Monday, May 19, 2014
Casey Kasem, Mickey Rooney, Brooke Astor. High profile, recent examples of tough times for aging individuals. For lawyers, their histories demonstrate the challenges of planning. Lawyers juggle tough questions about how to handle waning capacity and respect an individual's preferences, while recognizing the probable need for safety and quality care. Add to this the reality that family members are often involved directly and indirectly. We hope everyone agrees and is well intentioned, but, there are no guarantees.
Texas Elder Law Attorney Renee Lovelace has a very good article from a few years ago, using another high profile example of the challenges of planning. She writes about economist and statistician Mollie Orshansky who passed away in 2006 at the age of 91. Orshanky's name has been in the news again recently because of renewed discussion of the "poverty thresholds" she articulated in the 1960s and which are still used (probably irrationally) as a measurement tool for public benefits.
In her later years, Orshansky was at the center of a dispute about care that might be in her "best interest" but that also might be inconsistent with her expressed wishes. In "Working with Elder Clients Who Refuse Help," (Texas Bar Journal, February 2008, available as downloadable PDF from archives), Renee writes:
"But when Ms. Orshansky needed assistance, she rejected help from family. She was hospitalized, and the court, critical of the family for not preventing her decline, appointed a nonfamily guardian. The resulting saga included an interstate guardianship battle, allegations of family kidnapping, a riveting series of Washington Post articles and Senate Committee hearings. While Mollie's story may be movie-worthy, it is alarming to realize that she did everything that we suggest clients do to plan ahead — and her case still had a disastrous result."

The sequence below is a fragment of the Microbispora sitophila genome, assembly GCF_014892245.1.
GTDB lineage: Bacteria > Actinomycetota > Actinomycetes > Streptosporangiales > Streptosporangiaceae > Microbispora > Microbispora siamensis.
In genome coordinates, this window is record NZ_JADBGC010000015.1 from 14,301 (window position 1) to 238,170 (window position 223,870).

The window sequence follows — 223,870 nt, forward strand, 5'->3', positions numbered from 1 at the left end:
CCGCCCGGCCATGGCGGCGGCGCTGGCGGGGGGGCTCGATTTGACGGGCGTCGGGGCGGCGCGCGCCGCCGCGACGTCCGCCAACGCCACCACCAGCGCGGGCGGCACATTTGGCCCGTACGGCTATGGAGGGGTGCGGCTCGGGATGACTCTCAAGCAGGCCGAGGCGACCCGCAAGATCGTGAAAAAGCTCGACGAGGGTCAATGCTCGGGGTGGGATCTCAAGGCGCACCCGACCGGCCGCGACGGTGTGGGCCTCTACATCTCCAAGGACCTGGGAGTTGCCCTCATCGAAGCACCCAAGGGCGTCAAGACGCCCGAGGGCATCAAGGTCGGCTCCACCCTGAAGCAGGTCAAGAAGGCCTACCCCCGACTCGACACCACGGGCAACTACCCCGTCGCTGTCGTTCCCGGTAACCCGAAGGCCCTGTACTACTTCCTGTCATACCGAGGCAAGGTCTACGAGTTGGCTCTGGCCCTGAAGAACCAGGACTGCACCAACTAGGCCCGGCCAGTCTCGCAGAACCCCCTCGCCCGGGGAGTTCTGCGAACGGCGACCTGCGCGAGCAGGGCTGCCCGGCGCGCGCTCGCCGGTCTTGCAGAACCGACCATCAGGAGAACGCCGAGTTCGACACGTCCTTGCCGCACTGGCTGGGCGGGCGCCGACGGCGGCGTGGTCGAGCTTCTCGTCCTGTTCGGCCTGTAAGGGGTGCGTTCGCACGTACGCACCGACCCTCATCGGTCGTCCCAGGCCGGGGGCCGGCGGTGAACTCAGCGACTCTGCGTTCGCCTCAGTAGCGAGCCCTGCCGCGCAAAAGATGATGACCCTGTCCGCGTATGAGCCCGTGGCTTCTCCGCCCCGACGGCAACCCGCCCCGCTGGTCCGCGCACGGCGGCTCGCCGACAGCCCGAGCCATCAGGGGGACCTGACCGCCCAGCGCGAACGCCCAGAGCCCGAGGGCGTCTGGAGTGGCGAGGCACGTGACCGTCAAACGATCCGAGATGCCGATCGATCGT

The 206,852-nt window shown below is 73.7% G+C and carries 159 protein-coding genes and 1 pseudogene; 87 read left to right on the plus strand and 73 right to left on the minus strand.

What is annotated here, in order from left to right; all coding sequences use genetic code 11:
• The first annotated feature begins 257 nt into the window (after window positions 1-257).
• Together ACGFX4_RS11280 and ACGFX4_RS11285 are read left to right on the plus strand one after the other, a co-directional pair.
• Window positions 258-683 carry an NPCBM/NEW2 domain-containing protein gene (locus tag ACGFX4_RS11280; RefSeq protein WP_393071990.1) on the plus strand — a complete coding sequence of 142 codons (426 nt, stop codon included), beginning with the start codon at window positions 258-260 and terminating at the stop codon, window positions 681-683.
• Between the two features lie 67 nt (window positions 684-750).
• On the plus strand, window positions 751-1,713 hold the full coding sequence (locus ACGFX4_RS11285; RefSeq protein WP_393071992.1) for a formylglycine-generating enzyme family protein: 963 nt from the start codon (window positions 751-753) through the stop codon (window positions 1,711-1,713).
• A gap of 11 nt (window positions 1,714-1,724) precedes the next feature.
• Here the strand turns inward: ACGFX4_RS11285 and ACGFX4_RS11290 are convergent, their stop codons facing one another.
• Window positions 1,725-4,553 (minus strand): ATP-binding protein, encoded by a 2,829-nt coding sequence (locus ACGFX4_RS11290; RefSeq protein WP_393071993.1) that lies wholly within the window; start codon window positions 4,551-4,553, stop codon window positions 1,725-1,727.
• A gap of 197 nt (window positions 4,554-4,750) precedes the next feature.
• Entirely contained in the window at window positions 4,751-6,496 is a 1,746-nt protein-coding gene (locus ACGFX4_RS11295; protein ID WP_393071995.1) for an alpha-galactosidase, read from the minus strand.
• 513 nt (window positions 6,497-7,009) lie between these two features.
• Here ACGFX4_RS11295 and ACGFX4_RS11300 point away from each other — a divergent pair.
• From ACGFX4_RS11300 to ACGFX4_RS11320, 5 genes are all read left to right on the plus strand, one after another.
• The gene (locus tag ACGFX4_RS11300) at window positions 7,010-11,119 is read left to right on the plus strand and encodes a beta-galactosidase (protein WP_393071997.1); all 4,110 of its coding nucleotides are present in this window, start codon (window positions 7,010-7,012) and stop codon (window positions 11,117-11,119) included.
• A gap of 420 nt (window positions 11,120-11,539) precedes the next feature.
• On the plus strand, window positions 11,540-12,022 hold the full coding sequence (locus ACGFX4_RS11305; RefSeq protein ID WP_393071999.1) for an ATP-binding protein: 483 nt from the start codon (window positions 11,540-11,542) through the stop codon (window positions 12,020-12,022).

Lovelace identifies several key points to keep in mind when helping clients to plan ahead, including the importance of "the talk" with family members. She discusses the possibility of building in monitoring options, while also recognizing the potential for even the best intentioned caretaker or agent to make mistakes. She talks realistically about the need for balance between "people, paper and money."
What are other techniques and approaches -- more than just documents and legal advice -- that seasoned lawyers use to avoid these kinds of disputes? Feel free to add your "comments."